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 France: Young Jihadist joining ISIS The question is why... 

 
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JIM BITTERMANN, CNN SENIOR INTERNATIONAL CORRESPONDENT: The Jihadist training camps of Syria are a long way from France, but a steady steady stream of young volunteers volunteers connects the two. French Authorities estimate estimate that more than 900 French citizens have joined the Islamic Fundamentalists in Iraq and Syria and those back home haven't a clue how to deal with deal with it.

Take Dominique Bons, former former French soldier. Her son Nicolas converted to Islam four years ago, he became more and more devour, devour, but never spoke about joining a religious war. Then the 30 year old told his mother he was going on vacation vacation with his half brother. Three weeks later, later, he called saying the pair was in Syria. Days after that, the half brother had been killed and then Nicolas called one last time to tell his mother she would be notified if anything happens to happens to him. In late December, came the text message, Nicolas had been killed in what was called an explosives operation. She can only imagine what happened.

DOMINIQUE BONS, MOTHER (translated): The body? There is no body, I don't have a body. He was killed in a truck filled with explosives and the body, boom.

JIM BITTERMANN: What's more, since there is no body, there is no death certificate. Officially, in France, Nicolas is still alive. For his mother, he will always be.

DOMINIQUE BONS: "You will exist exist in my heart eternally. eternally. I love you my son."

JIM BITTERMANN: A French bus driver knows his 23 year old daughter is still alive, but worries worries for how long? He won't show his or her face fearing for her safety. She married Indonesian and converted to Islam. Couple Couple moved to Syria with their two young children to do, they said humanitarian work. But both she and her father fear she could be arrested if she comes back comes back to France. She wrote on Face book that she's safe, but the father believes she is in Raqqah, currently being bombed by the coalition coalition and he has a warning for parents.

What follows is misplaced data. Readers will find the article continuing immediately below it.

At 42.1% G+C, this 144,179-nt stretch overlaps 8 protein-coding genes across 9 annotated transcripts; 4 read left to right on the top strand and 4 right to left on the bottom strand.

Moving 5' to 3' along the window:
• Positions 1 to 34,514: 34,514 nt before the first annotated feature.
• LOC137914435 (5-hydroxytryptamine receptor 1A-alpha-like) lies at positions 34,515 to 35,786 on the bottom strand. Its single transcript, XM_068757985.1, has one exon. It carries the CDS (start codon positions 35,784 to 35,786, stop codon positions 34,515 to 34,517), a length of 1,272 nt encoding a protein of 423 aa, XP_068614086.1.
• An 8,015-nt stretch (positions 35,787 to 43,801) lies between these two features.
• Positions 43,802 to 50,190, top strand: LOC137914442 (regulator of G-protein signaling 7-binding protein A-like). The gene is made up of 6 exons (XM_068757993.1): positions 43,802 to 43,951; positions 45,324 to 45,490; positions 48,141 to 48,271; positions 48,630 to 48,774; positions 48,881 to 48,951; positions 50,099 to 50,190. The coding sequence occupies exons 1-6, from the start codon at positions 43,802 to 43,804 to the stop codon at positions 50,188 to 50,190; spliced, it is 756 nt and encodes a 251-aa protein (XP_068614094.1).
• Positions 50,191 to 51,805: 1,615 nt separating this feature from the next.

FRENCH BUS DRIVER: Pay attention, it could happen to happen to you before you even know it.

JIM BITTERMANN: For author, David Thomson and many others here, one of the most baffling baffling things is why French young people are willing to put their lives at risk for a cause not really their own. He believes there could be multiple answers.

DAVID THOMSON, AUTHOR "FRENCH JIHADISTS" (translated): Religious frustration is material frustration. It is perhaps perhaps a feeling that would be a sin to stay back in France, a desire to experience this historic moment and die fighting the coalition. coalition.

JIM BITTERMANN: All of those things might have influence. Nora El Bathy, at 16 years old, she was recruited and given a plane ticket to Syria to join the fight, according according to French intelligence. Her brother, Fouad, has spent the last nine months, trying to get her back. He has convinced she is being held against held against her will and took the risky step of trying to free her. At one point, he was taken captive captive himself and later later released. But in April, he did meet her briefly. briefly.

Fouad El Bathy (translated): I told her to come back come back with me, but she cried and beat her head against the wall and said, "I can't, I can't."

Jim Bittermann: Later Later Fouad was told, the leader of the group wanted to marry her. Since she is a minor, her lawyer hopes that if she does make it back, he can persuade persuade French officials to treat her as a victim victim and not a combatant.

If there is a common threat threat you hear again and again in the stories about the Jihadist recruited in France, it is the helplessness relatives feel about dealing with the situation.

Dominique Bons has created an association which others have now joined to publicize what's happened to happened to their loved ones, hoping to get a video message in the schools and on the social networks about the realities and dangers of the Muslim extremists. extremists. It might help she says, but in her case, it's too late.

Jim Bittermann, CNN, Paris.


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